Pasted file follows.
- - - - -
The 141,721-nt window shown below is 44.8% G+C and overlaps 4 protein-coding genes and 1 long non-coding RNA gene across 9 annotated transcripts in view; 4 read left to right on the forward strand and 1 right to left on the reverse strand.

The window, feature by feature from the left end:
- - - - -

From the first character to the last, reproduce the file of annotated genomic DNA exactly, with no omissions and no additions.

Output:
The 141,721-nt window shown below is 44.8% G+C and overlaps 4 protein-coding genes and 1 long non-coding RNA gene across 9 annotated transcripts in view; 4 read left to right on the forward strand and 1 right to left on the reverse strand.

The window, feature by feature from the left end: